I’ve had a phobia of liquid calories for almost as long as I can remember. I know it’s not logical, and it’s one of the fear food categories I know I will need to do a lot of work on.


This week I decided to challenge myself. One night I skipped my snack, and I made a deal with myself, kind of using the “if/then” method of flexible thinking backwards. 

I told myself that if I didn’t have my snack that night, then I would try some almond milk in my coffee the morning at work. 

I know that might sound pathetic to you, however, to me it’s the equivalent of being phobic about spiders, and then telling myself that to get over that fear I should touch a spider every day.

So the first day was hard, especially because I felt a little sick after sipping on just a half cup of coffee or less. This got me to regretting even trying the vanilla almond milk in my coffee in the first place!

Then I changed the rules, in a good way. I know myself better than anyone else. So I know I have an all or nothing view of the expectations I have of myself.

 I know that when I take a bite of food, I have basically just comitted to finishing that food. I know I avoid liquid calories at all costs, because they cause me to be uncomfortable, and why feel discomfort if I don’t have to?

I gave myself permission to toss the coffee if I grew tired of it, or it became old and cold. I ended up being very caught up in the coffee/milk before drinking it, and when deciding I had had enough. I kept sipping it even after it had become tepid, I was so “attached” to the coffee and the all or nothing mindset, that it was hard for me to jump over that last little hurdle.

Once I threw the old coffee out, I didn’t stew over my consuming it (or lack thereof). It felt nice to confirm that I could face a huge fear and stressor without using behaviors after the fact.

While this is a small victory for me, and I am still obviously working through my feelings and emotions, I wanted to share this story with you, to really illustrate the effects of small events and their impact on someone in recovery. 

Facing things like this is stressful, because even approaching the idea makes me begin to feel uncomfortable. However, I am going to choose to sit with my emotions and feel them. Because, as my favorite saying goes, This too shall pass.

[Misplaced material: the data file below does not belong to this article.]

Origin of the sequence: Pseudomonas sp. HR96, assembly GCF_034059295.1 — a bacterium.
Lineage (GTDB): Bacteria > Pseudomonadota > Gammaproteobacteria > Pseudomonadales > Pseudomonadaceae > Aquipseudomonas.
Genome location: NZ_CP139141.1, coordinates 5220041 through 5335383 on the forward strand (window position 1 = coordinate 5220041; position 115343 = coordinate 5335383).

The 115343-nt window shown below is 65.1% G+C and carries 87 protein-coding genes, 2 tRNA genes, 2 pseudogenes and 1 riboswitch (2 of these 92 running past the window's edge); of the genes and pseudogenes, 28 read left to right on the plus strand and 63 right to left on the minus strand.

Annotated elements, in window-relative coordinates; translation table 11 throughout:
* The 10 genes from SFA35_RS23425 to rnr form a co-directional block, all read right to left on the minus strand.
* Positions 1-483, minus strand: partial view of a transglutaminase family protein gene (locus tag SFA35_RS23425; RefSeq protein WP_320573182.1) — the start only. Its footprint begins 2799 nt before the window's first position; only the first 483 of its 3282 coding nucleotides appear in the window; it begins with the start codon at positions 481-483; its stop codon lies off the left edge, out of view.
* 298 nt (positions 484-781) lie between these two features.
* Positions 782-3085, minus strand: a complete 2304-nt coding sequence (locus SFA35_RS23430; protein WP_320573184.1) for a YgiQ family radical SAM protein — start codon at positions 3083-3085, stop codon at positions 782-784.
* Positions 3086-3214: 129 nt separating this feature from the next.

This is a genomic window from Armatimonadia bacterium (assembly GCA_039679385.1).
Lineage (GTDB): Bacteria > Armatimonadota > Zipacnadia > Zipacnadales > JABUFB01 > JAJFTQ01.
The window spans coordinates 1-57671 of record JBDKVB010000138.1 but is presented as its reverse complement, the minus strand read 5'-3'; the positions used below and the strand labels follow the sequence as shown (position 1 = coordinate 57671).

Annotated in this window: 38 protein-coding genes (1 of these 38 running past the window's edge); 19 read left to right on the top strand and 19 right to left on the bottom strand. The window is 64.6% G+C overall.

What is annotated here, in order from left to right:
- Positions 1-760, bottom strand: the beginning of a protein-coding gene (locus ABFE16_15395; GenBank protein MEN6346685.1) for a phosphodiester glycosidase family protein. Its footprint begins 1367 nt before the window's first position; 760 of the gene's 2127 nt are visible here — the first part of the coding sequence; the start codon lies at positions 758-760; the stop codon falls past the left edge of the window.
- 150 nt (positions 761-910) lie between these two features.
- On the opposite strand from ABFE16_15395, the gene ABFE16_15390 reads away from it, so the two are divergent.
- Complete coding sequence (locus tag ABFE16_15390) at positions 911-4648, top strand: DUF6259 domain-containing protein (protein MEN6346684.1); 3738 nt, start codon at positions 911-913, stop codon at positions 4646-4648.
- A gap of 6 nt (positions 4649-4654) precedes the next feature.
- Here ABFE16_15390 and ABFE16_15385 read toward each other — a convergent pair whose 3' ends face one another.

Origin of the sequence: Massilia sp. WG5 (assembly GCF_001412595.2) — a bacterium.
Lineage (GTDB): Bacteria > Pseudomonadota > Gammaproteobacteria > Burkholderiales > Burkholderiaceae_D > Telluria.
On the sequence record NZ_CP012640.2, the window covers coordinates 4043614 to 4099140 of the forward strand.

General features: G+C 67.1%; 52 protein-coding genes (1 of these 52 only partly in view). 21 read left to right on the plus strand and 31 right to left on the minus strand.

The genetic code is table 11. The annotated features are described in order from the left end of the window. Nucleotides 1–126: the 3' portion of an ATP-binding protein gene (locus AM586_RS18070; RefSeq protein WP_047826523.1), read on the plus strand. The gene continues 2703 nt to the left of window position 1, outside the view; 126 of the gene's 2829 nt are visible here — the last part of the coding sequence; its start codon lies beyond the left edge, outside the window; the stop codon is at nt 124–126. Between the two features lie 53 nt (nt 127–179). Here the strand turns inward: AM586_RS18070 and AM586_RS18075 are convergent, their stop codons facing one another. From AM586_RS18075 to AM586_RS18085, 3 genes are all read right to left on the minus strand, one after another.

I’ve been going to bed with a headache.

Maybe it’s my new glasses?

I have a feeling that it’s not.

I look deep inside myself and see a little girl, curled up in a ball.


Waiting for strength, wisdom, and truth.

My mind is a bed of dirt.

My memories and experiences are artifacts.

Digging the trowel in is difficult, and I know it will bring some pain.

What I find in the loamy earth intrigues and saddens me.

All of these things over time have collected and formed who I am.

I touch each found item, marveling at the way it changed me.

Pain, love, beliefs, people.

And who am I?

I have a hutch where I go to gaze upon my life thus far.

All of the trinkets and pieces of myself others that have been laying forgotten in the soil.

It is the only way to heal and receive answers.

I am afraid. And curious.

Some days it is difficult to face what I find.

Accepting my story is an ongoing process.

I look at my collection of experiences, memories, pieces of my life.

Some of the items aren’t pleasant. I acknowledge them, and thank them for the growth they offered.

Every moment has its place. Every coincidence set in place before I could ever conceive it.

I am a conglomeration of time. Moments and years.

You cannot judge a book by it’s cover and you cannot measure a life’s worth by accomplishments made.

I am finding my place. I am discovering peace.

Like. Care for. Fancy.

I began to write in this blank space, and the first words that I typed were pretty sad.

I realized I was writing about how hard everything is and how I’m struggling.

And the words my therapist spoke came back to me, about how powerful words are. About how the way we narrate our stories matters.

I could write about how my day is dragging and I’m tired of fighting and I just want a group of strong women to talk to because I have so many thoughts and questions.

I could write a hopeless post about how I don’t feel like I’m moving anywhere and how my heart is so tired.

Instead of focusing on all of the things I feel like I am doing “wrong”, I’m going to try to put a different perspective on things.

Yes, I’m tired. I’m also exhilarated. 

I’m learning so much, I’m packing my bags with tools and new ways of thinking.

I’m becoming more aware. Of the words I speak, the actions I make, of my own voice.

All of the little changes are adding up.

Limiting beliefs are being ripped away, leaving space to be filled with curiosity.

I’m trying to put everything into perspective. I’m learning to feel and be unafraid.

I was so out of it, for so long. I often look in the mirror and study my face, not quite recognizing it.

Reading Brene Brown and finally understanding her words fully.

Questioning the language I use around food. Why is it always “need” for me?

 I have to need food to deserve it. I have to be light headed, tummy grumbling, diet soda sipping hungry, to even think about asking ed for a bite.

This is what I became, a girl, shackled to a monster. He told me I didn’t need anything.

So I set out to find a new word, in its place. I chose 4. 

Like. Care For. Fancy.

These words are pleasant, even fun! Asking myself “would I care for more” instead of “do you need more?” sounds much less threatening.

Words hold emotion and power. 

I never realized before now, just how much.